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Water shortages and hosepipe bans have been in the news recently and even those of us who live in the wetter parts of the UK were asked to conserve water to avoid environmental droughts.
Of course, the problem is much more acute in other parts of the world, so as well as saving water we should also think about new ways of collecting it.
One possible solution is inspired by the behaviour of a beetle found in the Namib desert in Africa. The Namib is a coastal desert with some of the world’s largest sand dunes. At dawn the stenocara beetles, Stenocara gracilipes, climb the dunes and bow their heads toward the sea. Tiny droplets of water collect between the hydrophilic ridges and hydrophobic furrows on their wing casings and trickle down into their mouths. This vital moisture condenses from the mist generated when the wind over the cold offshore Benguela current meets the warming desert air.
Max Whisson, an Australian physician, has designed a device to capture this potentially huge source of water vapour that is carried in the air even when there is insufficient to fall as rain. The Whisson Windmill employs vertical columns of aero-dynamically-shaped blades rather than the conventional propeller-like blades of a wind turbine. These will turn in the slightest breeze from any direction and the spinning blades are cooled by a refrigerant which causes the water vapour to condense.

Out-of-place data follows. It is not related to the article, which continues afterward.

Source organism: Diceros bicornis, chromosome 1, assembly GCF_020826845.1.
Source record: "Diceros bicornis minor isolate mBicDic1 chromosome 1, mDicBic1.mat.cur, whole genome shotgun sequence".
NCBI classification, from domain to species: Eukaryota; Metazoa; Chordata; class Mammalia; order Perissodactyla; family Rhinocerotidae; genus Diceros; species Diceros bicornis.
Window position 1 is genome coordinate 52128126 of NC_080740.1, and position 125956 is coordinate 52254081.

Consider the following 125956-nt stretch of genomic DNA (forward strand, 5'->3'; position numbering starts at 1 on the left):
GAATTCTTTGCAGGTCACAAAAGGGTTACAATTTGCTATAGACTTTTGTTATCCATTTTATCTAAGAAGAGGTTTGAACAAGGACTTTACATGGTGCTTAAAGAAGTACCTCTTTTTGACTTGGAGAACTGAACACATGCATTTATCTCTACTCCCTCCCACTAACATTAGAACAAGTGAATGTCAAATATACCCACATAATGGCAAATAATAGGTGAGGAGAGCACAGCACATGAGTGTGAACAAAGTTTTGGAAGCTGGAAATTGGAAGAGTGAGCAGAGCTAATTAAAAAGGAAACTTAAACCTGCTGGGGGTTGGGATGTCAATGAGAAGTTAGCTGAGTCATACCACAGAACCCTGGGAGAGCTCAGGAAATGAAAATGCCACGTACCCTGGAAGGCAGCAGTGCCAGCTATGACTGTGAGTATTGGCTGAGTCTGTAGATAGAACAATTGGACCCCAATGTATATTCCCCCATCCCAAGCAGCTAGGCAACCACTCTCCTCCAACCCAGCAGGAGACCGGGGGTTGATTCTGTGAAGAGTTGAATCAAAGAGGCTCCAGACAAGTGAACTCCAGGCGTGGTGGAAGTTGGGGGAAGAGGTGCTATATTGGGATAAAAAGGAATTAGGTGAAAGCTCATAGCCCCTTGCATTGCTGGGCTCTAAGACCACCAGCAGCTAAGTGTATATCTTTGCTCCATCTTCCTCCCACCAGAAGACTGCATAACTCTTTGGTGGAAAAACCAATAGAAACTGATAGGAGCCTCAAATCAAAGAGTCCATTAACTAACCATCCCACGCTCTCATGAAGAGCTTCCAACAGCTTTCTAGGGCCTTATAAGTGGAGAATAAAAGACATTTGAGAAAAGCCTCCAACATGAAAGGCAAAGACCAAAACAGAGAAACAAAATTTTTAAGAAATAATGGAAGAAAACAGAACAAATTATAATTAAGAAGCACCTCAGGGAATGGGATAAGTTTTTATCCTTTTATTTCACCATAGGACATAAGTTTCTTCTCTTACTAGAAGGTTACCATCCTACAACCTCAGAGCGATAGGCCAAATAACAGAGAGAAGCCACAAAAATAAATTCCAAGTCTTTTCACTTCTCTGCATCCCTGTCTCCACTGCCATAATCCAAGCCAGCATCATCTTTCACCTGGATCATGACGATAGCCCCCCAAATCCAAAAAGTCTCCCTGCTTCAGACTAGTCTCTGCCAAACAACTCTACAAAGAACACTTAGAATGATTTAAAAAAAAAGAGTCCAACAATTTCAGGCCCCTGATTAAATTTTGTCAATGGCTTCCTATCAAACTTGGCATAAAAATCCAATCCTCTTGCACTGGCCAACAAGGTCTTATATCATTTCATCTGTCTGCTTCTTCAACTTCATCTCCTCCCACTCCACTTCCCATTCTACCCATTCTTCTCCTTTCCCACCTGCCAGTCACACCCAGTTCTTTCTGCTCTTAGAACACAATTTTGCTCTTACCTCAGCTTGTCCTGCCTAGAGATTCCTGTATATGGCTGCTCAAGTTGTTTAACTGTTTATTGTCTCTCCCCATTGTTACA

Whisson claims that his windmill could, potentially, collect hundreds of litres of water daily and would do so exclusively on wind power, since even the condenser used to cool the refrigerant runs off the power generated by the blades. His critics say this is “an elegant, simple but tricky idea” and reckon his estimate is too high.
The system certainly needs further development but even a few litres of wind-generated water could be life-saving to people who have little clean water available from other sources.